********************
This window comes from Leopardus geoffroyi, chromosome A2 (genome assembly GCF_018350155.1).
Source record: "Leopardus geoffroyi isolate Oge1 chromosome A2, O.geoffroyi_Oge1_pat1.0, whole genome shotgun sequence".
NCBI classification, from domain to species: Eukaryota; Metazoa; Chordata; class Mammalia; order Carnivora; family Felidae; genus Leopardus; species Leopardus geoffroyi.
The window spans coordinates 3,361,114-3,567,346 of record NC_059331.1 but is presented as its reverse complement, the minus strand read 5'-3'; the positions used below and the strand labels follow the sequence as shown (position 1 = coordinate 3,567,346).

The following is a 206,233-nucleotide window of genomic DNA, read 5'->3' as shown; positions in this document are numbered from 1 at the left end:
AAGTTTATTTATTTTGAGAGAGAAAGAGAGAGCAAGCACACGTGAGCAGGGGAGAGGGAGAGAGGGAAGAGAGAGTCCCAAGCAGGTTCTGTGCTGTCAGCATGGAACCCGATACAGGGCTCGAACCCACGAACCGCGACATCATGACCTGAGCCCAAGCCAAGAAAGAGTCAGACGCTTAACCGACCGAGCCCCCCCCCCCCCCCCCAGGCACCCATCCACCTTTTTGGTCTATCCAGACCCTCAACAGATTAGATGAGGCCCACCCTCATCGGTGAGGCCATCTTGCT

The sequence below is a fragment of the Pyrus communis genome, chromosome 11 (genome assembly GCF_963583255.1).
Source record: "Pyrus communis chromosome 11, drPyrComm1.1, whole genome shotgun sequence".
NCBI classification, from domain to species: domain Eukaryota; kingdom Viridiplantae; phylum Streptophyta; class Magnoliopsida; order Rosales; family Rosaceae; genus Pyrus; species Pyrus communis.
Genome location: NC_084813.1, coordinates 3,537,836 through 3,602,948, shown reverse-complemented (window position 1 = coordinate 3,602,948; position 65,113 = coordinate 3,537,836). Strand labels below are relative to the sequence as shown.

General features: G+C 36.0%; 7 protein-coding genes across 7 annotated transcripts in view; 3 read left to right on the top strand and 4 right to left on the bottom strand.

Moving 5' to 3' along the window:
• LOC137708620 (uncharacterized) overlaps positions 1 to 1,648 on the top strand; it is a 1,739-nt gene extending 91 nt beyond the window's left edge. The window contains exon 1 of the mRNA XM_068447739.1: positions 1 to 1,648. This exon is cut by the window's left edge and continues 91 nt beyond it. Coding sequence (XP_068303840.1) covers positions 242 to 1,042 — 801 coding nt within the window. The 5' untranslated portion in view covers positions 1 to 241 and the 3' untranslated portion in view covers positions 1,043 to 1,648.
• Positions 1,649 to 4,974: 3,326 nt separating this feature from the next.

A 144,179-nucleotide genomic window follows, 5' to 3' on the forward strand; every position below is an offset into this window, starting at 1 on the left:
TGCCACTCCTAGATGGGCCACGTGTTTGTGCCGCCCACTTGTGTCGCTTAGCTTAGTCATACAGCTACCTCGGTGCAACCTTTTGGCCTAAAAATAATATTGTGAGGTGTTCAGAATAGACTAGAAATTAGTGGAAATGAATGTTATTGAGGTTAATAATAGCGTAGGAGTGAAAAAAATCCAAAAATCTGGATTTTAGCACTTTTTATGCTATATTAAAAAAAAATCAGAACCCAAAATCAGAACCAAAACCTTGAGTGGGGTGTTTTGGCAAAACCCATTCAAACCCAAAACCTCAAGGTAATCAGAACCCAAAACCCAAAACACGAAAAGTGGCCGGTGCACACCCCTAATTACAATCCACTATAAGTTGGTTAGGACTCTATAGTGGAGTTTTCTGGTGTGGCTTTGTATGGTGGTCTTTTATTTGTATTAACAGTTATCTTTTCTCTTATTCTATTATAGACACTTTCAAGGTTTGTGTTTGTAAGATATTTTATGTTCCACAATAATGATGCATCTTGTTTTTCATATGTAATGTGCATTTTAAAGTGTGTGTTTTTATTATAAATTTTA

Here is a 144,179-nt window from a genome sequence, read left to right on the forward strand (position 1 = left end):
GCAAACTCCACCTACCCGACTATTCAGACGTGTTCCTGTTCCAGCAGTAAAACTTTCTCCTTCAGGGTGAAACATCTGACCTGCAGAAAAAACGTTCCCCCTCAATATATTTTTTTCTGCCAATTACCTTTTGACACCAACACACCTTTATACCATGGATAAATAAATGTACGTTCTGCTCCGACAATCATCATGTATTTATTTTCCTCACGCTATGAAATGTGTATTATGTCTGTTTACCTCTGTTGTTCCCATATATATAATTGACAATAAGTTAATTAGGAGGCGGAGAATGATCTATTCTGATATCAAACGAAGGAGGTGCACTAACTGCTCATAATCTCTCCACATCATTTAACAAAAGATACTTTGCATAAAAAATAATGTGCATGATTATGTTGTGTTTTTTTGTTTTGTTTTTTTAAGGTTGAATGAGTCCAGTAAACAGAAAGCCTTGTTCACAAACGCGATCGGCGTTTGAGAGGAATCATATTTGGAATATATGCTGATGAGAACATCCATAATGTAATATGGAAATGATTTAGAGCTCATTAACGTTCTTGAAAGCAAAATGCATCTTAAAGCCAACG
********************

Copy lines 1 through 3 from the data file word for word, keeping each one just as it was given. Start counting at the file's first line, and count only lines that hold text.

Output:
This window comes from Leopardus geoffroyi, chromosome A2 (genome assembly GCF_018350155.1).
Source record: "Leopardus geoffroyi isolate Oge1 chromosome A2, O.geoffroyi_Oge1_pat1.0, whole genome shotgun sequence".
NCBI classification, from domain to species: Eukaryota; Metazoa; Chordata; class Mammalia; order Carnivora; family Felidae; genus Leopardus; species Leopardus geoffroyi.